Questions to avoid
An interview is a meeting among potential employees and the employer. During this process, potential candidates try to convince the interviewer that they can offer high performance, enthusiasm and teamwork to the job. The interviewer sees if one of the candidates would be a good fit for the job position. Both the interviewer and interviewees must know that during the give-and-take information exchange there are questions to avoid because are inappropriate or illegal to ask.
The United States cares about equal employment opportunities to all citizens, no matter their age, marital status, religion and disability, to mention but a few. The employers must be focused on what they need to ascertain if a candidate is able to do the job. The interview questions must be relevant to the job position for which the interviewee is applying.
There are not specific federal, state, or local entities that provide a list of illegal interview questions; however, there are some precedents in the legal history, in court rulings, legislative decisions, regulations, and constitutional laws that regulate certain categories of questions. Some of these questions may be acceptable outside of the US.
As an interviewee, you must know the types of questions that may be problematic in the US. So if you have an interview and for any reason you feel uncomfortable with the questions, you should know how to deal with them and give the best answer to your interviewer for continuing the conversation in a correct way.
Furthermore, this article offers information about how to recognize questions to avoid and a list of illegal interview questions, inter alia, questions about sexual orientation or national origin. So if you have doubts about possible legal alternatives to illegal questions, take a look at this site and find out more relevant information related to this topic.
Topics to Avoid During an Interview
- Age or date of birth.
- Sex, race, creed, color, religion or national origin
- Disabilities of some kind.
- Date and type of military discharge.
- Marital status.
- Arrest records.
- Maiden name for female applicants.
- Sexual orientation.
An interviewer must be careful to avoid questions about the age of a candidate or date of birth because in some cases it can be discriminatory, so a good way to determine the age, the interviewer can ask about the date of graduation from high school or college. To determine if a candidate is over 18, interviewer can ask if the candidate meets the state's minimum age requirement for employment.
An interviewer must not probe the candidate's family or marital status, so the interviewer should know if the candidate can face the work load. Interviewer cannot ask if the candidate is married, how many children he/she has and if a female candidate is pregnant or plans to have children because these questions are illegal. A good way to know these aspects is to ask the candidate if he/she is able to work long hours and overtime, or if anything precludes him/her to work in a specific schedule.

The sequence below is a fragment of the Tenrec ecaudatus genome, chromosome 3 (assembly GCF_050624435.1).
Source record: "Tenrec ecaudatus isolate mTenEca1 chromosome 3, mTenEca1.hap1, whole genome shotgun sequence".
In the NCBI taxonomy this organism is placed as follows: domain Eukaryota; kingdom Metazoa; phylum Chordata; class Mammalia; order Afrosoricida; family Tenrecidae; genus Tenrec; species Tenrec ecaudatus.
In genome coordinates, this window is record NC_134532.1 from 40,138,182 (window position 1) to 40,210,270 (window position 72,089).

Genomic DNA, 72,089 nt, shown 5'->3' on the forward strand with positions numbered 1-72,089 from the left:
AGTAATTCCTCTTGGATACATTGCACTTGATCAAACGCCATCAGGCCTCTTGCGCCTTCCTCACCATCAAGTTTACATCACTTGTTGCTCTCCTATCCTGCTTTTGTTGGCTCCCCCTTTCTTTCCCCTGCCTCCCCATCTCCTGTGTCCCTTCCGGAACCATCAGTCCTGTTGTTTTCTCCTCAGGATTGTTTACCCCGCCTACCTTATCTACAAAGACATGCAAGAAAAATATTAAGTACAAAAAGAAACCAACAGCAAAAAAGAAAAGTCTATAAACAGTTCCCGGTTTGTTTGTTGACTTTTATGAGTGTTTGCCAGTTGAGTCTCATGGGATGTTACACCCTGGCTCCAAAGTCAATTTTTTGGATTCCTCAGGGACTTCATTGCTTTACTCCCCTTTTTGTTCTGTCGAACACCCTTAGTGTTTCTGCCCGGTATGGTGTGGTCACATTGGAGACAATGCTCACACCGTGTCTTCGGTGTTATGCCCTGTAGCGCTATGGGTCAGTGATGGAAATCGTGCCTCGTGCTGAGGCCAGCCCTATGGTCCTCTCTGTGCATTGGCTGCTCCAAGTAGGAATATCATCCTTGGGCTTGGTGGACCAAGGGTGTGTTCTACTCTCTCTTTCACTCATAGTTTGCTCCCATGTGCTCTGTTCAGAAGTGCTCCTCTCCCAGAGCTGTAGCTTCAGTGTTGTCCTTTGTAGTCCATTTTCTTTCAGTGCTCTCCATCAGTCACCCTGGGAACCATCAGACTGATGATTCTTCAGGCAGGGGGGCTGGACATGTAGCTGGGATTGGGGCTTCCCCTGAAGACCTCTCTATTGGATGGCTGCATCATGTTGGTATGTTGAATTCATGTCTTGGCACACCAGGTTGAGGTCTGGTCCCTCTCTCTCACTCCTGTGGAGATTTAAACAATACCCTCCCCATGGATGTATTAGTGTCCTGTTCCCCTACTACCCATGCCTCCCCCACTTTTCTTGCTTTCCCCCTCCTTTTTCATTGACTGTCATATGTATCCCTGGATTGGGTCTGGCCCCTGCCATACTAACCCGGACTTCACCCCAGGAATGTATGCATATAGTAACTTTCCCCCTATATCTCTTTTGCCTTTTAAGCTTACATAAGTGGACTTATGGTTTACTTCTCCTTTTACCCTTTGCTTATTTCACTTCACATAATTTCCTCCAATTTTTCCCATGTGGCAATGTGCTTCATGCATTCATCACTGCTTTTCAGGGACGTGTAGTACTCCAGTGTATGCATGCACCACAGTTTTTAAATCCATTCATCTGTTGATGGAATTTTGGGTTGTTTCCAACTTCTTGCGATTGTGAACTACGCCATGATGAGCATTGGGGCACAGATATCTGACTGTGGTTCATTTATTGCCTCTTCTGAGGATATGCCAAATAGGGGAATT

During an interview, it is prohibited to ask direct questions about disabilities that the candidate may have because these types of questions are considered discriminatory. The interviewer can provide a job description and ask the candidate if he/she is able to perform the duties without any inconvenience.
Examples of Questions to Avoid
- Where were you born?
- What is your birth date?
- How old are you?
- Are you married?
- How many children do you have?
- Do you have child care arrangements?
- What is your race or ethnic origin?
- Have you been treated by a psychologist or psychiatrist?
- Do you have problems about drug addiction or alcoholism?
- Have you been arrested before?
- Do you have any disability?
- How many days were you sick last year?
- What recent illnesses have you had?
- Which church do you attend?
- What is your religion?
Interviewee Questions to Avoid
A candidate must demonstrate interest in the job and ask thoughtful and meaningful questions because if a candidate asks inappropriate questions, these could shoot itself in the foot. During the initial interview, the interviewee should avoid asking questions about specific salary of the position, benefits, and vacations so this way the candidate can appearance its interest about the money and benefits. Besides, the candidate should avoid asking basic questions about the company's history or who runs the company because Basic asking fundamental questions shows that the interviewee did not review information that can be easily founded on the company's website or through other resources.